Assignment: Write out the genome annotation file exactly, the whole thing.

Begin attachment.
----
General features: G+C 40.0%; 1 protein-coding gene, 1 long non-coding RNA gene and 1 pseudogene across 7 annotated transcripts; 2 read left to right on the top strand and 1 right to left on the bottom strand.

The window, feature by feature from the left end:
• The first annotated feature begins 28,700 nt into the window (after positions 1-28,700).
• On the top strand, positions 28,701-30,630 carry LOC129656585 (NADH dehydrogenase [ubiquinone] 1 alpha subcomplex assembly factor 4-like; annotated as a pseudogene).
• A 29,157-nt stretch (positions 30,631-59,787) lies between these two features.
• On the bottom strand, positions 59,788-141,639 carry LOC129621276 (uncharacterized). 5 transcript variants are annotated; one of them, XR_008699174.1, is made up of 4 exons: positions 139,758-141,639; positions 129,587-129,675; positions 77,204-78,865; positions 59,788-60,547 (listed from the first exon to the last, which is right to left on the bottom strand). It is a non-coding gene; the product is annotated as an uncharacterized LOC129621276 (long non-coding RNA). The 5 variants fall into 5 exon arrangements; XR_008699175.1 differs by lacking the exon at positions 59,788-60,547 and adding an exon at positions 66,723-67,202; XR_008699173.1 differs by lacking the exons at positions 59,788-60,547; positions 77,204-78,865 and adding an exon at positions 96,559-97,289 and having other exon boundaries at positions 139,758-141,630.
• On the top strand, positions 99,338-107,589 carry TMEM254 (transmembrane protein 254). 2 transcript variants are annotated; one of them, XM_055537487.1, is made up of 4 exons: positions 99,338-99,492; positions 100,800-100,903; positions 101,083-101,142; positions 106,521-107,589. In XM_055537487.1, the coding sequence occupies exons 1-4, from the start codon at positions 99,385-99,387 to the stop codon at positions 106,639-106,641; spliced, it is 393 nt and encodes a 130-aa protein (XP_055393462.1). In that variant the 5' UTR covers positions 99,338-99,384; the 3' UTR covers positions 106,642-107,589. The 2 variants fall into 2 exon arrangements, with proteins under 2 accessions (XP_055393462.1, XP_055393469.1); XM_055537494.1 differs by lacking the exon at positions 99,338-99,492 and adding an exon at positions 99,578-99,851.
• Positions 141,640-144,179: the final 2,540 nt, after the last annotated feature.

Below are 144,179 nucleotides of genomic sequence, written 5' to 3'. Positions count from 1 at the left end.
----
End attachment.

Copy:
General features: G+C 40.0%; 1 protein-coding gene, 1 long non-coding RNA gene and 1 pseudogene across 7 annotated transcripts; 2 read left to right on the top strand and 1 right to left on the bottom strand.

The window, feature by feature from the left end:
• The first annotated feature begins 28,700 nt into the window (after positions 1-28,700).
• On the top strand, positions 28,701-30,630 carry LOC129656585 (NADH dehydrogenase [ubiquinone] 1 alpha subcomplex assembly factor 4-like; annotated as a pseudogene).
• A 29,157-nt stretch (positions 30,631-59,787) lies between these two features.
• On the bottom strand, positions 59,788-141,639 carry LOC129621276 (uncharacterized). 5 transcript variants are annotated; one of them, XR_008699174.1, is made up of 4 exons: positions 139,758-141,639; positions 129,587-129,675; positions 77,204-78,865; positions 59,788-60,547 (listed from the first exon to the last, which is right to left on the bottom strand). It is a non-coding gene; the product is annotated as an uncharacterized LOC129621276 (long non-coding RNA). The 5 variants fall into 5 exon arrangements; XR_008699175.1 differs by lacking the exon at positions 59,788-60,547 and adding an exon at positions 66,723-67,202; XR_008699173.1 differs by lacking the exons at positions 59,788-60,547; positions 77,204-78,865 and adding an exon at positions 96,559-97,289 and having other exon boundaries at positions 139,758-141,630.
• On the top strand, positions 99,338-107,589 carry TMEM254 (transmembrane protein 254). 2 transcript variants are annotated; one of them, XM_055537487.1, is made up of 4 exons: positions 99,338-99,492; positions 100,800-100,903; positions 101,083-101,142; positions 106,521-107,589. In XM_055537487.1, the coding sequence occupies exons 1-4, from the start codon at positions 99,385-99,387 to the stop codon at positions 106,639-106,641; spliced, it is 393 nt and encodes a 130-aa protein (XP_055393462.1). In that variant the 5' UTR covers positions 99,338-99,384; the 3' UTR covers positions 106,642-107,589. The 2 variants fall into 2 exon arrangements, with proteins under 2 accessions (XP_055393462.1, XP_055393469.1); XM_055537494.1 differs by lacking the exon at positions 99,338-99,492 and adding an exon at positions 99,578-99,851.
• Positions 141,640-144,179: the final 2,540 nt, after the last annotated feature.

Below are 144,179 nucleotides of genomic sequence, written 5' to 3'. Positions count from 1 at the left end.